Today's new unemployment report shows that the economy added 103,000 jobs in September. Of those, about 45,000 are a statistical blip from Verizon workers striking and then returning to work. The private sector yet again added jobs -- 137,000 of them -- while government layoffs at various levels put 34,000 people out of work. Together, it adds up to 9. 1 percent unemployment for the second straight month, a shadow unemployment rate of 16.5 percent, and an average job search of 40.5 weeks. That is the reality on the ground, as lived by Americans right now in 2011.
House Speaker John Boehner (R-Ohio) took the occasion to argue that Republicans have accomplished nothing toward fixing the economy and to blame the other side for it. "Unfortunately, while the House has passed more than a dozen jobs bills this year, most have yet to receive a vote in the Democratic-led Senate," Mr. Boehner said in a statement. Here's the list of bills the GOP calls "jobs bills," mostly about taxes and regulation, neither of which have much to do with our jobs crisis in the short run.
And as Greg Sargent noted last month, Republicans have in fact gotten their way on a long list of agenda items, from winding down the stimulus to extending the Bush tax cuts for the so-called job creators to starving the beast of government with cutbacks in spending.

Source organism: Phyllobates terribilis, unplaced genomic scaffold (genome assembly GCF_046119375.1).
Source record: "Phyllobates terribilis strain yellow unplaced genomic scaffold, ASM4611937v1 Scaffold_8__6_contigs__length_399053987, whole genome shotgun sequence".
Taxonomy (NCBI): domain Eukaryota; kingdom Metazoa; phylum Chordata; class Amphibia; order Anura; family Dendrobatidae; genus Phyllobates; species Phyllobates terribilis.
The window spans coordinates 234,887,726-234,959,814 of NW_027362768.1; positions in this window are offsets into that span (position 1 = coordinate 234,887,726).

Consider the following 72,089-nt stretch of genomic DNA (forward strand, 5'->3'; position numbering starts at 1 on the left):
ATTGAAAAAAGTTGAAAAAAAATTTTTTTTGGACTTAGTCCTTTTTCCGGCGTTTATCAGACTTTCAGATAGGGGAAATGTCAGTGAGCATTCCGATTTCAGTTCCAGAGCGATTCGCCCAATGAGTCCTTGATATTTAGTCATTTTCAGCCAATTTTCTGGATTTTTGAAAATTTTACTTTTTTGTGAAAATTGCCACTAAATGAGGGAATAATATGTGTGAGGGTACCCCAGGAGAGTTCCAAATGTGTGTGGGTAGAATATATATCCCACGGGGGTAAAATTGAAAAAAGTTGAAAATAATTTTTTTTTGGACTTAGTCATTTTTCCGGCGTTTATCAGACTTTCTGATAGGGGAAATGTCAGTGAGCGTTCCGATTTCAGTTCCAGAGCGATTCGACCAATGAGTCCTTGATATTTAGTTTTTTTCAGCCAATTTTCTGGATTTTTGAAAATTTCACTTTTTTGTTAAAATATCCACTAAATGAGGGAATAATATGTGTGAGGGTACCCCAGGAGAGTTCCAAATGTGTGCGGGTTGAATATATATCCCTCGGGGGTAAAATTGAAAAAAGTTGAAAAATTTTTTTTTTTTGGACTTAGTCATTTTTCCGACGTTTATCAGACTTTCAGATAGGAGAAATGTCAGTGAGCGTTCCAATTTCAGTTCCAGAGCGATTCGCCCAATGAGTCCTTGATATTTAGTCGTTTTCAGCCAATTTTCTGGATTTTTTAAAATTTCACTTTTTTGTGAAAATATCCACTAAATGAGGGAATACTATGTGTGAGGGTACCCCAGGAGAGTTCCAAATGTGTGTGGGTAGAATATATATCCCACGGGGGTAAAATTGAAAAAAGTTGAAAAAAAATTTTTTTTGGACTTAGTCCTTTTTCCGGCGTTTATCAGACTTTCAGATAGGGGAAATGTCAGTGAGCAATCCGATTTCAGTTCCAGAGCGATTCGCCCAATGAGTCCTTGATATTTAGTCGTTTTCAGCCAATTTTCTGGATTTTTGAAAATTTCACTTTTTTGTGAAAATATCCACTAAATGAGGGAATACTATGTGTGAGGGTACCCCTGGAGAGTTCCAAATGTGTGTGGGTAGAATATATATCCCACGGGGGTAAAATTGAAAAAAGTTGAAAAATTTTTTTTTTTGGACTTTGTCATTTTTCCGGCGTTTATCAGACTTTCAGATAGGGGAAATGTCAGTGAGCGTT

Now we've got 14 million Americans out of work, enough to keep the Occupy Wall Street protests going and growing everywhere if they want. Nearly half those 14 million people have been out of work for at last 27 weeks. How desperate do you think they are?
Above, the Calculated Risk chart that shows you where we are in historic terms (scary). After the jump, a deeper look at the numbers, including why even 103,000 new jobs is only halfway enough.
Tucked inside the report is a little good news, or at least better news. The Bureau of Labor Statistics revised the numbers from July upward, now saying we added 127,000 instead of 85,000. In August, when the BLS first said we'd added no jobs at all, it now looks like we added 57,000.
Even if you take the 103,000 jobs gained in September at face value, you have to realize that it wouldn't be enough to change the overall picture. America needs to add about 150,000 jobs a month just to keep up with population growth. If you ignore the Verizon bump and if we didn't have government layoffs, we'd almost have gotten there this month. Since we lost 8 million jobs in the Great Recession, we need to be adding more like 200,000 in order to gain any ground at all.
Below, a chart from Kevin Drum of Mother Jones last month, factoring in the growth we need.